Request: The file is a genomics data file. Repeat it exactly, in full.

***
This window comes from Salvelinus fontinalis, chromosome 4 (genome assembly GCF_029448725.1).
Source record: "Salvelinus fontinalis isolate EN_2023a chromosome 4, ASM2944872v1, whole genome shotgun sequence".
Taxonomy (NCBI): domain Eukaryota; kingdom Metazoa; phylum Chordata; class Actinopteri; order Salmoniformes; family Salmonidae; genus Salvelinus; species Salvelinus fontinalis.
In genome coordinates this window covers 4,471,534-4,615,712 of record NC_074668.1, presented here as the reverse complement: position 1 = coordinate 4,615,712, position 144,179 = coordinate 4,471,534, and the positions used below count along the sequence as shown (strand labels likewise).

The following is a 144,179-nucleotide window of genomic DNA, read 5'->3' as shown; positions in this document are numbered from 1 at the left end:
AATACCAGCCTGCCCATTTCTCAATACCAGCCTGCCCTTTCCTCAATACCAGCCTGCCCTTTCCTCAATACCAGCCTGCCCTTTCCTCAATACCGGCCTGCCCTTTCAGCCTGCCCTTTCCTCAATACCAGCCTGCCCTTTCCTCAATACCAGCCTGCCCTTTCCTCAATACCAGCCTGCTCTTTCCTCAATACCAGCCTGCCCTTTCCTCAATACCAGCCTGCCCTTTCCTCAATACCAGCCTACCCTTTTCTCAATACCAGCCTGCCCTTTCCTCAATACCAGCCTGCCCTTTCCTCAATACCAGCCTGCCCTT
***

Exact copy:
This window comes from Salvelinus fontinalis, chromosome 4 (genome assembly GCF_029448725.1).
Source record: "Salvelinus fontinalis isolate EN_2023a chromosome 4, ASM2944872v1, whole genome shotgun sequence".
Taxonomy (NCBI): domain Eukaryota; kingdom Metazoa; phylum Chordata; class Actinopteri; order Salmoniformes; family Salmonidae; genus Salvelinus; species Salvelinus fontinalis.
In genome coordinates this window covers 4,471,534-4,615,712 of record NC_074668.1, presented here as the reverse complement: position 1 = coordinate 4,615,712, position 144,179 = coordinate 4,471,534, and the positions used below count along the sequence as shown (strand labels likewise).

The following is a 144,179-nucleotide window of genomic DNA, read 5'->3' as shown; positions in this document are numbered from 1 at the left end:
AATACCAGCCTGCCCATTTCTCAATACCAGCCTGCCCTTTCCTCAATACCAGCCTGCCCTTTCCTCAATACCAGCCTGCCCTTTCCTCAATACCGGCCTGCCCTTTCAGCCTGCCCTTTCCTCAATACCAGCCTGCCCTTTCCTCAATACCAGCCTGCCCTTTCCTCAATACCAGCCTGCTCTTTCCTCAATACCAGCCTGCCCTTTCCTCAATACCAGCCTGCCCTTTCCTCAATACCAGCCTACCCTTTTCTCAATACCAGCCTGCCCTTTCCTCAATACCAGCCTGCCCTTTCCTCAATACCAGCCTGCCCTT